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Looking at how dietary energy intake helps prevent sarcopenia among cancer survivors


In this study, researchers from Inje University Haeundae Paik Hospital in South Korea compared the nutritional intake and body composition of cancer survivors with those of healthy individuals using data from the Korean National Health and Nutrition Examination Surveys conducted from 2008 to 2011. The results of their study, which mainly considered the incidence of sarcopenia in cancer survivors, were published in the journal Nutrition Research.

  •  The long-term health management of cancer survivors is important, especially since their numbers are increasing.
  • Sarcopenia could negatively affect their clinical outcome and quality of life.
  • The researchers hypothesized that sarcopenia would be more prevalent in cancer survivors and that it is associated with dietary intake.
  • Their study included 259 adult cancer survivors and 1,295 healthy participants who underwent body composition tests and had no chronic diseases.
  • The researchers used skeletal muscle mass below the cut-off value (men < 6.58 kilogram per squared meter (kg/m2) and women < 4.59 kg/m2) adjusted for height as basis for sarcopenia.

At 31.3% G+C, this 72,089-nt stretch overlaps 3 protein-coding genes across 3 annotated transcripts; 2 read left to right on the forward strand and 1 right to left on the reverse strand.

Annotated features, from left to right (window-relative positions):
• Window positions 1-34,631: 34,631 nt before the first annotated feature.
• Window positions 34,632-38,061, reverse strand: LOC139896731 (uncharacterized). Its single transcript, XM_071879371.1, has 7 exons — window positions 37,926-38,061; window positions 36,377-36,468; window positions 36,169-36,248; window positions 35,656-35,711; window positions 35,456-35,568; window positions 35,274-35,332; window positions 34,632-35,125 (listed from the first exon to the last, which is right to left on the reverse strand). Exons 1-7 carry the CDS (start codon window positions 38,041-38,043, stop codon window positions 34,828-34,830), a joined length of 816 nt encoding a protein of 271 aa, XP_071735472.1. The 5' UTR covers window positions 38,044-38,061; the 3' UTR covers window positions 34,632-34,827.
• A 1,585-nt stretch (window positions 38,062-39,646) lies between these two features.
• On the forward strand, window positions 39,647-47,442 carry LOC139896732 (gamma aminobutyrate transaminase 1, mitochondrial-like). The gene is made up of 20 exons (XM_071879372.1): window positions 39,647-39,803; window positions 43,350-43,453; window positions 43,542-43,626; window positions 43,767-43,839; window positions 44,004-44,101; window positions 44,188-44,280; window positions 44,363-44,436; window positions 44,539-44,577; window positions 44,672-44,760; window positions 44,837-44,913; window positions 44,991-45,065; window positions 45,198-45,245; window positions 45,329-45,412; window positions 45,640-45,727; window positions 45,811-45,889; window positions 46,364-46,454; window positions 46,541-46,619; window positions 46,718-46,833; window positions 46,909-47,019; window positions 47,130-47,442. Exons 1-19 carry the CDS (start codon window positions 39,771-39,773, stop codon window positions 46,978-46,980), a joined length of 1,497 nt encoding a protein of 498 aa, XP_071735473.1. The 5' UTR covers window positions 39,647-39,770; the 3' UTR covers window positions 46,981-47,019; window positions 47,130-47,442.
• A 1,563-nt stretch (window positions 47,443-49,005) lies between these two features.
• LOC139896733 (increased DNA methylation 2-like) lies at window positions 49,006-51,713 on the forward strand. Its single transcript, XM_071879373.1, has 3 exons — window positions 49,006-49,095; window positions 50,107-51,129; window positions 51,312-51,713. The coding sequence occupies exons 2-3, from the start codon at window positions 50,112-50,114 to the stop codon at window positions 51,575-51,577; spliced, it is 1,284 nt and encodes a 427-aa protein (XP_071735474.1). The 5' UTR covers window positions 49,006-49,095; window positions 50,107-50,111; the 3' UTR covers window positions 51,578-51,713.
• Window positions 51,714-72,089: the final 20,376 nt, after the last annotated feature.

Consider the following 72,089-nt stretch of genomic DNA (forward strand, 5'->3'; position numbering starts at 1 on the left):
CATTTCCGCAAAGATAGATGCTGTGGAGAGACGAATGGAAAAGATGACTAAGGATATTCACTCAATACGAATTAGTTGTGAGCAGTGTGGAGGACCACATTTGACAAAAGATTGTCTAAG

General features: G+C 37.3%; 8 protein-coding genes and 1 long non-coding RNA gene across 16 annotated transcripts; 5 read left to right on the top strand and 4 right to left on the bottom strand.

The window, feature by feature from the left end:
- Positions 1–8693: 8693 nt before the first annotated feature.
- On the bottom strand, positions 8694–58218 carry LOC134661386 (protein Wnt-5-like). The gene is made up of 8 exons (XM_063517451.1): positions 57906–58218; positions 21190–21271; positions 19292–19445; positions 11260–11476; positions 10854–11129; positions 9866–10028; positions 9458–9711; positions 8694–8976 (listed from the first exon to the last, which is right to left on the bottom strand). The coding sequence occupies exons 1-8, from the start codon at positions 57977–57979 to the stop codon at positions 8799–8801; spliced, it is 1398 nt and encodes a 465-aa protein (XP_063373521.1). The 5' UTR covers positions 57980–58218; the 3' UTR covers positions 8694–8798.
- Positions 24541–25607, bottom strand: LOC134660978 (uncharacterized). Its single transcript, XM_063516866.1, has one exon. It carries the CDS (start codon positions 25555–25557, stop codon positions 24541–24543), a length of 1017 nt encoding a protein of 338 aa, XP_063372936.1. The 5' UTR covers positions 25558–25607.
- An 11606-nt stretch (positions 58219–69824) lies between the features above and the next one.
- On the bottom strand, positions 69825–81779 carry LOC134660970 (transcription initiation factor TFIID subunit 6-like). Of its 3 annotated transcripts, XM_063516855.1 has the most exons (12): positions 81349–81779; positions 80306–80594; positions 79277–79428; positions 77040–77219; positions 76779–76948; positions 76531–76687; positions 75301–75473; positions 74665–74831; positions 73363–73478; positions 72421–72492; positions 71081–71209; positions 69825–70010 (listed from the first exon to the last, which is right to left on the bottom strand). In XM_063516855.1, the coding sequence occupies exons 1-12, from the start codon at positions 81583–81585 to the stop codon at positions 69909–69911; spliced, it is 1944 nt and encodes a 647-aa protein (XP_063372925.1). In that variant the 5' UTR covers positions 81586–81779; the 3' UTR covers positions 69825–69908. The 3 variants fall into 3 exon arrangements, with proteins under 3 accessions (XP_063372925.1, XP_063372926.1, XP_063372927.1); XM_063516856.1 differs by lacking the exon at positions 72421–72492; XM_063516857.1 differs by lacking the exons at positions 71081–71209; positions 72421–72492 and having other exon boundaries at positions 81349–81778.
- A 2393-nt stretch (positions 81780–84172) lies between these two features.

• They found that the prevalence of sarcopenia was higher in non-obese male cancer survivors (32.6 percent vs 16.0 percent, P=0.034) than in healthy individuals.
  • They also discovered that sarcopenia was more common in obese female survivors (35.1 percent vs 15.0 percent, P=0.005) than their healthy counterparts.
  • Using multivariable logistic analyses, they identified factors such as age increase by one year (aOR=1.025; 95 percent CI: 1.001–1.049), male gender (aOR=3.688; 95 percent CI: 6.061–90.910), and a lower BMI (aOR=33.201; 95 percent CI: 13.639–80.823) to be significantly associated with an increased risk of sarcopenia.
  • On the other hand, they observed that increased energy intake by 100 kilocalories (kcal)/day (aOR=0.930; 95 percent CI: 0.869–0.995) had a protective effect against sarcopenia.

Based on these results, the researchers concluded that male cancer survivors have a high risk of sarcopenia – especially when they are not obese – but high dietary energy intake could prevent the development of this disease.

Journal Reference:

Kim H, Yoo S, Park YS, Park SG. LOW DIETARY ENERGY INTAKE IS ASSOCIATED WITH SARCOPENIA IN CANCER SURVIVORS: AN ANALYSIS BASED ON THE KOREAN NATIONAL HEALTH AND NUTRITION EXAMINATION SURVEY 2008–2011. Nutrition Research. May 2018;53:15–22. DOI: 10.1016/j.nutres.2018.01.004



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